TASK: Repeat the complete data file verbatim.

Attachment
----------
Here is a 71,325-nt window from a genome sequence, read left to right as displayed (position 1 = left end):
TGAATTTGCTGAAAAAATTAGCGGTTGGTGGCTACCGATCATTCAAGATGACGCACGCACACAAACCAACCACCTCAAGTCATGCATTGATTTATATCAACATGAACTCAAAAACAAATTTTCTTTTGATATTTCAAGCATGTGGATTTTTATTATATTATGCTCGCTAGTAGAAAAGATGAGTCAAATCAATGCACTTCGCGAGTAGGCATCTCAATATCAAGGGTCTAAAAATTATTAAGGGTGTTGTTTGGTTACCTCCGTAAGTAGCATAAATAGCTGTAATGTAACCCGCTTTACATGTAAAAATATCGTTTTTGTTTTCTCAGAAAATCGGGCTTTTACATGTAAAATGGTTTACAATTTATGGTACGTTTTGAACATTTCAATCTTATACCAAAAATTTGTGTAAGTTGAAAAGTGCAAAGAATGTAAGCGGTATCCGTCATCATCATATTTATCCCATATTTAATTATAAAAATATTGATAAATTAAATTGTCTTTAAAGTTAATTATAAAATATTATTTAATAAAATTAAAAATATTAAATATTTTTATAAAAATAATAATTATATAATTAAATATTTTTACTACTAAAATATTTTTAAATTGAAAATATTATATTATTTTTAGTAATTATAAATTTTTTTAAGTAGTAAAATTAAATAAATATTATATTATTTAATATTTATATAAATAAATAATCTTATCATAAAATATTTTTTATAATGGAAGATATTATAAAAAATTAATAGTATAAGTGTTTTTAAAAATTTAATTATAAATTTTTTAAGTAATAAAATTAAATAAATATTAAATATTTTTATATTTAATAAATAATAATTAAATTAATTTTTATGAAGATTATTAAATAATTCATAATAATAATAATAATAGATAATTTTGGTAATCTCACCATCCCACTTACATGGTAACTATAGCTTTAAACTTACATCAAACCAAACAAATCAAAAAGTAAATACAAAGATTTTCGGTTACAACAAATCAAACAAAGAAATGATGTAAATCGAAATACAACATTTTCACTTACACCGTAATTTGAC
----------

Here is a 71,325-nt window from a genome sequence, read left to right as displayed (position 1 = left end):
TGAATTTGCTGAAAAAATTAGCGGTTGGTGGCTACCGATCATTCAAGATGACGCACGCACACAAACCAACCACCTCAAGTCATGCATTGATTTATATCAACATGAACTCAAAAACAAATTTTCTTTTGATATTTCAAGCATGTGGATTTTTATTATATTATGCTCGCTAGTAGAAAAGATGAGTCAAATCAATGCACTTCGCGAGTAGGCATCTCAATATCAAGGGTCTAAAAATTATTAAGGGTGTTGTTTGGTTACCTCCGTAAGTAGCATAAATAGCTGTAATGTAACCCGCTTTACATGTAAAAATATCGTTTTTGTTTTCTCAGAAAATCGGGCTTTTACATGTAAAATGGTTTACAATTTATGGTACGTTTTGAACATTTCAATCTTATACCAAAAATTTGTGTAAGTTGAAAAGTGCAAAGAATGTAAGCGGTATCCGTCATCATCATATTTATCCCATATTTAATTATAAAAATATTGATAAATTAAATTGTCTTTAAAGTTAATTATAAAATATTATTTAATAAAATTAAAAATATTAAATATTTTTATAAAAATAATAATTATATAATTAAATATTTTTACTACTAAAATATTTTTAAATTGAAAATATTATATTATTTTTAGTAATTATAAATTTTTTTAAGTAGTAAAATTAAATAAATATTATATTATTTAATATTTATATAAATAAATAATCTTATCATAAAATATTTTTTATAATGGAAGATATTATAAAAAATTAATAGTATAAGTGTTTTTAAAAATTTAATTATAAATTTTTTAAGTAATAAAATTAAATAAATATTAAATATTTTTATATTTAATAAATAATAATTAAATTAATTTTTATGAAGATTATTAAATAATTCATAATAATAATAATAATAGATAATTTTGGTAATCTCACCATCCCACTTACATGGTAACTATAGCTTTAAACTTACATCAAACCAAACAAATCAAAAAGTAAATACAAAGATTTTCGGTTACAACAAATCAAACAAAGAAATGATGTAAATCGAAATACAACATTTTCACTTACACCGTAATTTGAC